News National Sky News: Here’s another reason not to watch
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Sky News: Here’s another reason not to watch

Rupert Murdoch's News Corp took control of Sky News in 2016. It's changed a lot since then.
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The decision by Victoria’s Transport Minister to banish Sky News from Melbourne’s train stations is to be applauded. I mean, haven’t public transport users suffered enough already?

At the end of a long working day it is bad enough to have to deal with trains that are often late and/or overcrowded without having to endure the tiresome offerings of a Peta Credlin or Andrew Bolt that might bob up in their news bulletins.

This week I forced myself to watch the channel from 6pm to 10pm one night – or, at least, fair chunks of it – to see what all the fuss was about.

This is the period where the station undergoes a metamorphosis that equals anything concocted by Robert Louis Stevenson.

At the stroke of six it transforms itself from a reliable and informative channel traversing a broad landscape of news and current affairs into a loony right-wing think-tank that’s not all that clear in its thinking.

To be fair, I didn’t encounter any of the “hatred” or “racism” that Minister Jacinta Allen cited in justifying her Sky News ban. There was enough of that in Sunday’s inexcusable appearance on the channel by far-right nationalist and Hitler sympathiser Blair Cottrell.

But there was definitely tedium – industrial-strength, mind-numbing, and ultimately overwhelming.

Peta Credlin has lashed out again.
Tony Abbott’s former chief of staff, Peta Credlin, is now a Sky New talk show host.

By about 9.15 I just couldn’t listen to one more “conservative” banging on about immigration levels, energy pricing, Emma Husar, or that dodgy grant to the Great Barrier Reef Foundation.

Liberal apparatchik Credlin, News Corp columnist Bolt and Sydney shock jock Paul Murray returned to these same subjects over and over with the sort of warmth and appeal you usually find in immigration queues at airports.

If, God forbid, I was ever seated next to them at a dinner party I’d be feigning illness after the soup.

Each of them shared an almost palpable disdain for Prime Minister Malcolm Turnbull. (If I was him I’d ask for the return of the $30 million he gave Foxtel in the form of another dodgy grant last year.) It was as if Tony Abbott was on their shoulder throughout.

At one point Bolt apologised for having to use ABC grabs of the Prime Minister, lamenting the fact that “Malcolm Turnbull has boycotted this program for three years now”.

Who says the PM lacks judgement?

The only change of pace was the hour between 8pm and 9pm, hosted by Graham Richardson, a former long-time Labor MP who seems to grow more conservative by the day.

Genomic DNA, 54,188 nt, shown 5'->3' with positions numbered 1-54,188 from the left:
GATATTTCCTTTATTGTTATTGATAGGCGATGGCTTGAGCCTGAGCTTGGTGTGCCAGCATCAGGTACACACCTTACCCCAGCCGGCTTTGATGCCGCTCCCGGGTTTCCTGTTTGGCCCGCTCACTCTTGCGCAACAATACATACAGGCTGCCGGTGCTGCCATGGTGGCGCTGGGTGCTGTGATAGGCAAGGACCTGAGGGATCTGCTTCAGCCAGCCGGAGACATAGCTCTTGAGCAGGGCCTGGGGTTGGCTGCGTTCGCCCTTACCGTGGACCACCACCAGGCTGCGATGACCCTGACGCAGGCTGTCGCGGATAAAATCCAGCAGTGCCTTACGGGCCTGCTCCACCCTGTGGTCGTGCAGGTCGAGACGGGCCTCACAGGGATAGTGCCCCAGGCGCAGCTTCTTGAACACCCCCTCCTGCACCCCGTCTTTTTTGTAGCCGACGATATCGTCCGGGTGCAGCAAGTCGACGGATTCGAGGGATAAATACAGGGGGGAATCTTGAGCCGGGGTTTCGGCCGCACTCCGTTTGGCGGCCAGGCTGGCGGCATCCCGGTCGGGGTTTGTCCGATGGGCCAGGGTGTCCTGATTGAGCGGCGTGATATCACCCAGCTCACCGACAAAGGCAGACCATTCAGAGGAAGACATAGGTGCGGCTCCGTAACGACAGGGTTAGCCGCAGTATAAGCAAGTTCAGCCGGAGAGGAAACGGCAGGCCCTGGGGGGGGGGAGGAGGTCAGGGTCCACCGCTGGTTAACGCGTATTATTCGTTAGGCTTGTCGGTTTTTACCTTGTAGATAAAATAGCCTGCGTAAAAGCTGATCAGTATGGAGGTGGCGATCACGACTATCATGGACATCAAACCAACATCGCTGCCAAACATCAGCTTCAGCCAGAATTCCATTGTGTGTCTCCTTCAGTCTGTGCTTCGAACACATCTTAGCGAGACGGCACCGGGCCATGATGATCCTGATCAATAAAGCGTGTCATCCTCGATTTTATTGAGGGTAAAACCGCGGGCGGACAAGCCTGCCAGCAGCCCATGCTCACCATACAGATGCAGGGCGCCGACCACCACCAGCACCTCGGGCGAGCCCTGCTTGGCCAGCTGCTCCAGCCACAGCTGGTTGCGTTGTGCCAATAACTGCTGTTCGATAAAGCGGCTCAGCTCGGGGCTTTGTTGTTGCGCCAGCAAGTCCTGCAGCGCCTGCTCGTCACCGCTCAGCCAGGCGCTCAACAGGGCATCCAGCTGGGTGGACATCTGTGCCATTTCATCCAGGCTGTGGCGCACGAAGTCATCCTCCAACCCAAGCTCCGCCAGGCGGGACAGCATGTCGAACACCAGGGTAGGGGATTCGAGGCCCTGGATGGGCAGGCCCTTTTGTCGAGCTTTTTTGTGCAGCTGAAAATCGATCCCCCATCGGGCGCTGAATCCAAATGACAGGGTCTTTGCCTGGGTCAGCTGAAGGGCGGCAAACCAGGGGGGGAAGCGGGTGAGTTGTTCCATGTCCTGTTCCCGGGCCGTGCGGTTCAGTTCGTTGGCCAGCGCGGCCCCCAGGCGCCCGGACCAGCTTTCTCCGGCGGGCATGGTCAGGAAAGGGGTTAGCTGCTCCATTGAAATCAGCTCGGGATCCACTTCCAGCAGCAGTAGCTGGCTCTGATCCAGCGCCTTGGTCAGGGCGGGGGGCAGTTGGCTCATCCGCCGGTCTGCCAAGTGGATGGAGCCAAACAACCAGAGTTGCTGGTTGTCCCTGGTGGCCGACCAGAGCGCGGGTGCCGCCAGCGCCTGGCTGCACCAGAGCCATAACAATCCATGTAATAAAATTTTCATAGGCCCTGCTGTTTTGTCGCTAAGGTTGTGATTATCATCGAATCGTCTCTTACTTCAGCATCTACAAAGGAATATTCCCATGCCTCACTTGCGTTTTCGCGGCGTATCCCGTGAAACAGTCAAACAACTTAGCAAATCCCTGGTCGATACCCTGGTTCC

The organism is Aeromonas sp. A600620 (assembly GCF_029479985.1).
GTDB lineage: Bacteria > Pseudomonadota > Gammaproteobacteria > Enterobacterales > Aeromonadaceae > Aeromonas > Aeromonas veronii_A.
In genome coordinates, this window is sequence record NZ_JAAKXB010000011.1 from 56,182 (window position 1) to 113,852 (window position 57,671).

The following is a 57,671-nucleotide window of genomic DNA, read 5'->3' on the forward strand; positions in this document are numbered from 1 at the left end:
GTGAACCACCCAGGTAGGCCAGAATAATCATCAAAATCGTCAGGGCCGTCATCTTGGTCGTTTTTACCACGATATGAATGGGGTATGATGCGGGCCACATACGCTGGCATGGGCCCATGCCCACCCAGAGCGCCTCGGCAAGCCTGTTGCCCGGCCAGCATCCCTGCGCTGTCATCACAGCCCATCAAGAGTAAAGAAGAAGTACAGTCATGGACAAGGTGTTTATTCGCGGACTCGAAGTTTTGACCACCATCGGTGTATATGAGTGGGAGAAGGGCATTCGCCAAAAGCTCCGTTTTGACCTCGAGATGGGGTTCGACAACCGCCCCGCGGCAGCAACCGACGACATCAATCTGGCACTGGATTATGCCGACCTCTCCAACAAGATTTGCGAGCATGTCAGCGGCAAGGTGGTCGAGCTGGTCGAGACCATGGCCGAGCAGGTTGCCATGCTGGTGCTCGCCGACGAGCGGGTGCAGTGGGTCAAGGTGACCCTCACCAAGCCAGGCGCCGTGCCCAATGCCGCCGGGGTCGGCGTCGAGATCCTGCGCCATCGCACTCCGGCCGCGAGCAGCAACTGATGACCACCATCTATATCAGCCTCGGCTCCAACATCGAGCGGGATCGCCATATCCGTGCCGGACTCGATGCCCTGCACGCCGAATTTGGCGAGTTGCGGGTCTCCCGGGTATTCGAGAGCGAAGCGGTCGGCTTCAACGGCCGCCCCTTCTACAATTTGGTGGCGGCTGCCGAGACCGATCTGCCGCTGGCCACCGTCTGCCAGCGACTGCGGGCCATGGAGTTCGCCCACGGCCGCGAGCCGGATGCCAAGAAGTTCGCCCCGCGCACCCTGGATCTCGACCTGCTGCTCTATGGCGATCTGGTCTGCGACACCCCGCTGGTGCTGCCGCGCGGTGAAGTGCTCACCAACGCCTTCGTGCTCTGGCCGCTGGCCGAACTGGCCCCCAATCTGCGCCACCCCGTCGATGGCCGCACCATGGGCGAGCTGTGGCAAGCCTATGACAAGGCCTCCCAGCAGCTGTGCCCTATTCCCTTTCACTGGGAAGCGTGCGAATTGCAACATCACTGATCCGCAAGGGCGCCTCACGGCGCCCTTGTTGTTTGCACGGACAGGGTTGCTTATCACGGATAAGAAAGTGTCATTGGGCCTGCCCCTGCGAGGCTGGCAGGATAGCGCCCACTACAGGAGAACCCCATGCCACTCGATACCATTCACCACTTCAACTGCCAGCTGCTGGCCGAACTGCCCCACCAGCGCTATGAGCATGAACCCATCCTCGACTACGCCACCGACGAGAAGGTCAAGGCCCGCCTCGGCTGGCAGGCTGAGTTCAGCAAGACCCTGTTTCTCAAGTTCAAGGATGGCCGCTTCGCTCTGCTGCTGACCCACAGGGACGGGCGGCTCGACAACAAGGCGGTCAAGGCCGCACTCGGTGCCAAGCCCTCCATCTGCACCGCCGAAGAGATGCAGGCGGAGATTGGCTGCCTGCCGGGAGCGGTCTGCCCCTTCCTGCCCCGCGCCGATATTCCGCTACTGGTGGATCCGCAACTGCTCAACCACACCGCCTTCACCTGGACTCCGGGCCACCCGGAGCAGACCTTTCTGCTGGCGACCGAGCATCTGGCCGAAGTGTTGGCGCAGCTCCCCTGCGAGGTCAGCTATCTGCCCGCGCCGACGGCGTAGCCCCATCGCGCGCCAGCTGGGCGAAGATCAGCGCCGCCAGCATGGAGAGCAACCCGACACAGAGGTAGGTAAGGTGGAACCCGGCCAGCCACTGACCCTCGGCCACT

“Richo” broke ranks by talking about West Coast Eagles player Andrew Gaff and how he’d been lucky to escape police sanction for his hit on Andrew Brayshaw. Finally, I thought, we’re venturing out into the real world.

But the change of pace ended right there. Ten minutes into his slot he produced his very special guest … Tony Abbott. Truly.

And, sure enough, the former PM was questioned at length about, you guessed it, energy policy, immigration and that dodgy grant to the Great Barrier Reef foundation.

By the time Paul Murray appeared at 9pm promising “the most fired-up show on TV” – whatever that means – I was ready for counselling. I switched off.

It’s pretty clear what’s going on at the channel. Someone, almost certainly a Murdoch, (I’m guessing Rupert, but it could be Lachlan) has instructed station management to “Fox News” the offering so it’s more in line with its US stablemate. Murdoch acquired Sky News outright about 18 months ago.

The right-wing rantings of Fox News make Murdoch hundreds of millions of dollars in the US and further his political agenda. It probably explains why he and Donald Trump, the network’s No.1 fan, are said to talk every day.

But here Sky News is struggling for traction. I’d like to think that speaks to the good sense of the Australian people and their well-developed BS meters.

They’ve figured out that Sky After Dark (SAD) is the product of a bait and switch strategy that should be rejected.

Or to quote Jon Stewart, former host of America’s Daily Show, when asked about Fox News: “[It’s] a biased organisation, relentlessly promoting an ideological agenda under the rubric of being a news organisation.”

That and its fondness for Nazis are enough reasons to boycott Sky, at least after 6pm.

But if you need any more convincing, here’s another reason to give the station a miss: It’s boring.

I can forgive TV a lot of things, but never that.

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